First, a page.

THERMO Spoken Here! ~ J. Pohl  © TOC     NEXT    ~   218

Some 800,000 barrels of oil per day are pumped 800 miles from Prudehome Bay to Valdez where it is loaded into tankers. At a location in the pipeline, a gage measures the average velocity of the flow of oil passing through that measurement section of the four-foot diameter pipe.

What average speed of flow of oil does the gage indicate?
♦  Let us imagine an event that starts right now, at the time,
t = 0+, with you and I standing beside the flow gage. By this time tomorrow 800,000 barrels of oil (now upstream of us) will have flowed past us.

Put in a different way, right now, at the time t = 0+, way upstream at some unknown distance, L*, toward Prudehome, a drop of oil is moving toward us with constant speed. That drop will pass here in precisely 24 hours. Also, at that time, the "entire mass" of oil contained by the pipe between here and the "drop" will have passed this location. We know the volume of that "entire mass" and we know diameter of its pipe. We use these facts to calculate the distance or length of the system of oil, L*.

 (1)1

Equating "right-of-equality above left" to "right-of-equality above right" yields:

 (2)2

The volume of oil arriving per day is 800,000 bbl (British barrel measure). The diameter of the pipe is four feet. and 1 = 31.5gal/bbl and 1= 7.5gallons/cu.ft.)

 (3)3

Now we choose to look at this delivery of oil as an event of "Uniform Motion." The system of our event will be the drop of "drop" we discussed above. Since we will deal with vectors, we fix an imaginary origin to the pipe at the location of the velocity gage. The actual pipe is not straight, but our answer will be correct. The initial and final position vectors of the drop are:

 (4)4

Uniform motion of a point in the oil is expressed as:

 (5) 5

And upon substitution of our conditions (4),

 (6) 6

At first it appears the answer is a negative speed while speed is zero or greater. The negative does not belong to the speed; it belongs to the direction ( - I ); meaning simply that the velocity is toward origin, the section of observation.

A second way of determining the oil flow velocity is to visualize the filling of an empty oil barge. The image, barge Douglas M., is empty and has the hold dimensions, 820 by 120 by 40 feet.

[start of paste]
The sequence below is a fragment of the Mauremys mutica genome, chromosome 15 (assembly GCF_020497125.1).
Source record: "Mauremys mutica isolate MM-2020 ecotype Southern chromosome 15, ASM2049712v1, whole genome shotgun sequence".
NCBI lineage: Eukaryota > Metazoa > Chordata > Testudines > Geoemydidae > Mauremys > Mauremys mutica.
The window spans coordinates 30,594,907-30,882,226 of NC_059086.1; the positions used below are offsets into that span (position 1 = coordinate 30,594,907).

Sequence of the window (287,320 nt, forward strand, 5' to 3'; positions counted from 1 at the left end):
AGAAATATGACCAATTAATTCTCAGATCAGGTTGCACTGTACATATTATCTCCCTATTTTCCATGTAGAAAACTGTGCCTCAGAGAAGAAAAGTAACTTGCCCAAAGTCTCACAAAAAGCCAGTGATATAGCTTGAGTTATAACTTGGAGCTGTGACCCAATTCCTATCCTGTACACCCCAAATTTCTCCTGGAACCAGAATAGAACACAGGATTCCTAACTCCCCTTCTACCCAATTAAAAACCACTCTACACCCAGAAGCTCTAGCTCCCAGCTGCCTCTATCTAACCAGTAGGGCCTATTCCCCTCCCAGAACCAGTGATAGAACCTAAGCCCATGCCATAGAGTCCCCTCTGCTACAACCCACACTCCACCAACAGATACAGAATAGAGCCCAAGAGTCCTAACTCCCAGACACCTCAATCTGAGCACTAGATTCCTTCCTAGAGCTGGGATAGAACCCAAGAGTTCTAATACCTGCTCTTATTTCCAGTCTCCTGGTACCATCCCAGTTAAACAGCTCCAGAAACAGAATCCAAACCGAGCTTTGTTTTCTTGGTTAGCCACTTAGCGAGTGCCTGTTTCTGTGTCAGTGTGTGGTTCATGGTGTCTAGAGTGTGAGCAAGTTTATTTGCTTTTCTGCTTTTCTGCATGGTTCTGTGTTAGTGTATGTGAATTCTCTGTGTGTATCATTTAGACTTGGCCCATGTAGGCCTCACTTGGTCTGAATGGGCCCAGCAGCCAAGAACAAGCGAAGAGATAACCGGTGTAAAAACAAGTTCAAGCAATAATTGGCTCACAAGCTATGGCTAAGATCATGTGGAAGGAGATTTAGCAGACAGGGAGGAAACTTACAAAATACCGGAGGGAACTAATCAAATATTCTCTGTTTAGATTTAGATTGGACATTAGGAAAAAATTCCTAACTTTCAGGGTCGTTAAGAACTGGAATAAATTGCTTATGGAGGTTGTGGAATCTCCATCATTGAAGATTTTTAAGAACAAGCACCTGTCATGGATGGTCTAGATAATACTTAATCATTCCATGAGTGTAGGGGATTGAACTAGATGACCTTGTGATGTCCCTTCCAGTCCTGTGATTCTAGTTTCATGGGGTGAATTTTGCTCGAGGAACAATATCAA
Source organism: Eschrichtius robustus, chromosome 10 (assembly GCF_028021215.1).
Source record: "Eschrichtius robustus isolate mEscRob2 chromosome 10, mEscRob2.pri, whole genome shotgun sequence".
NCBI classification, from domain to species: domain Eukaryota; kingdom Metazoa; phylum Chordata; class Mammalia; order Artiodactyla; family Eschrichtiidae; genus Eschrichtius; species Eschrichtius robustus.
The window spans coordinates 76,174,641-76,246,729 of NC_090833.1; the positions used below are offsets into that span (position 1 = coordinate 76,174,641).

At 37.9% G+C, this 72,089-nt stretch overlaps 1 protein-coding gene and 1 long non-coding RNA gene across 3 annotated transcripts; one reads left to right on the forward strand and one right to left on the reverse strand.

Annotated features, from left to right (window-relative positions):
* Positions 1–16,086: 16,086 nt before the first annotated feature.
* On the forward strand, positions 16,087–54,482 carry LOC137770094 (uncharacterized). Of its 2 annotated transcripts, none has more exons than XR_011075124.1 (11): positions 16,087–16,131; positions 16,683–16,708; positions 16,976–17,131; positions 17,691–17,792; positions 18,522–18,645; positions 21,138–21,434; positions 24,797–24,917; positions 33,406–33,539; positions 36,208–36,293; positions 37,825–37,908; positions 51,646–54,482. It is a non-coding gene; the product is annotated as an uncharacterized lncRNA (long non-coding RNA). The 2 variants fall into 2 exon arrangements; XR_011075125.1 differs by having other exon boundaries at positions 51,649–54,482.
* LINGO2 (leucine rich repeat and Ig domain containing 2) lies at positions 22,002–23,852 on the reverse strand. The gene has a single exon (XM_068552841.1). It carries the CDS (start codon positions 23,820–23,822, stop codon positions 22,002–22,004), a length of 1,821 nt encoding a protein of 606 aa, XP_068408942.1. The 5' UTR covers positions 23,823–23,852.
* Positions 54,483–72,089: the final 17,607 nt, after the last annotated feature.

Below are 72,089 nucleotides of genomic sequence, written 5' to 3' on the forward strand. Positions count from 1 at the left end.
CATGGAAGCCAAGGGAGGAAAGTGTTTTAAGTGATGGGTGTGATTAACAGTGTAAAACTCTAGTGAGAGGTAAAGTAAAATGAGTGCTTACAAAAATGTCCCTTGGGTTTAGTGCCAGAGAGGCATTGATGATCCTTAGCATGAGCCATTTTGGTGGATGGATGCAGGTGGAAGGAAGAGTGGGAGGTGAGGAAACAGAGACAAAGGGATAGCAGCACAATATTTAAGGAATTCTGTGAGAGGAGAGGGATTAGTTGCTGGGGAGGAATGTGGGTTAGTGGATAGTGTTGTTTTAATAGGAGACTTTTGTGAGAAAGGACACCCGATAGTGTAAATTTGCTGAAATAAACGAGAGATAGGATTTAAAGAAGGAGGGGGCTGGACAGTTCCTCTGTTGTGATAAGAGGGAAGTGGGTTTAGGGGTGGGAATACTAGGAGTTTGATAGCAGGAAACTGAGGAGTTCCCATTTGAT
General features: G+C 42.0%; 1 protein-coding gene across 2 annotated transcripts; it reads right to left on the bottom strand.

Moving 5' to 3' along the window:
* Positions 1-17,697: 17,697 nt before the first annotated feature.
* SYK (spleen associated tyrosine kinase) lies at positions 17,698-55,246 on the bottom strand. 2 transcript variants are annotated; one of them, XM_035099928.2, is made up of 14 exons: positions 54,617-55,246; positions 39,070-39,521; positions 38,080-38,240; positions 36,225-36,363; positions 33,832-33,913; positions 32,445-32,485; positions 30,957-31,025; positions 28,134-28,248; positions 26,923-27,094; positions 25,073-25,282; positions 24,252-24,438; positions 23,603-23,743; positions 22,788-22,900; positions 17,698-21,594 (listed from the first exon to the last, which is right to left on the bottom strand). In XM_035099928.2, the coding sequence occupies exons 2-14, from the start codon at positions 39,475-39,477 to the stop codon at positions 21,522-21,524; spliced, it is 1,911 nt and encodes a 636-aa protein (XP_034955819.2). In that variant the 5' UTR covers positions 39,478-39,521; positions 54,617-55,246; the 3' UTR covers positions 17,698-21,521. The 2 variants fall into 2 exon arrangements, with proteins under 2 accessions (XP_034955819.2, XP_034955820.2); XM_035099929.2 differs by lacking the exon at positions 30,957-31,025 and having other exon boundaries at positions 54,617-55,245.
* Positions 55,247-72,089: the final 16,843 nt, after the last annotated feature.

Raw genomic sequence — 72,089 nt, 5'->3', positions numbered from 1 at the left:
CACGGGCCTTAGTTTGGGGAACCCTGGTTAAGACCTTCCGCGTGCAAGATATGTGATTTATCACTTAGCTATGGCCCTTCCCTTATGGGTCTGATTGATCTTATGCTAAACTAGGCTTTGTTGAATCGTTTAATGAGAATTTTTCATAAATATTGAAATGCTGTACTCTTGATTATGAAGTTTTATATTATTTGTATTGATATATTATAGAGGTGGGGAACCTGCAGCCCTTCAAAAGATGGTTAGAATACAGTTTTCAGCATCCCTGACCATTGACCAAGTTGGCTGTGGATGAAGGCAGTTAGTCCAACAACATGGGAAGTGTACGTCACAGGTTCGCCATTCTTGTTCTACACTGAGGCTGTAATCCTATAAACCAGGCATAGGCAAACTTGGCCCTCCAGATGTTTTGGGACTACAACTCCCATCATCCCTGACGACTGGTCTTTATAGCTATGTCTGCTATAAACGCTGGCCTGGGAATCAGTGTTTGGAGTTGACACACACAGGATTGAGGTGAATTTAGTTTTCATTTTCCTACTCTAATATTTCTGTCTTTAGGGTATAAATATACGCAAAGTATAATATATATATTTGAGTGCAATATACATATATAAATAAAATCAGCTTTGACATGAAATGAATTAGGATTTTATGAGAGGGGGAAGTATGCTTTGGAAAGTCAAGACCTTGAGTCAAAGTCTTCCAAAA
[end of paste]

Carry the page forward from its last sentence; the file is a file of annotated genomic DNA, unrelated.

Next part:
We take the mass of oil in the hold as our system. We represent that mass functionally at two arbitrary instances times which are:

 m( t = t* + Δt )   and   m( t = t*) (7)7

Next we subtract the later from the former. That group is called a "difference."

 m( t* + Δt ) -  m( t*) (8) 8

Now we divide the difference by the increment of time, Δt. What we have now is a "difference quotient."

 (9) 9

The teachings of Newton (and/or Leibnitz) are now applied as we "take the limit" of the quotient as Δt → 0. The resulting form is the pivotal entity of calculus, the derivative. In this case the derivative represents physically the rate rate of change of mass in the hold.

 (10) 10

The rate of change of mass of oil within the tanker equals the constant mass rate (m-dotin) at which oil flows into the tank. Our simple differential equation becomes:

 (11) 11

We developed this first order differential equation because some readers might not be familiar with it. The mass flow across the system boundary, m-dotin, equals the oil density time pipe area times flow speed. We now use constant hold geometry ( Abarge ) and constant density of oil to change the equation variable from mass to depth of oil, H(t).

 (12) 12

The velocity of oil delivered in the pipe, Vin,avg is the answer we seek. As the tanker is filled, the depth of oil, H( t ), increases from zero to a second height. A simple calculation gives the oil depth after 800,000 barrels are loaded.

 (13) 13

For this differential equation we have that the initial depth of oil in the tank, D( t = 0+) equals zero and the depth 24 hours later is D( t = 24 hr) is 34.1 feet. So we separate variables and integrate:

 (14) 14

Entering numbers...

 (15) 15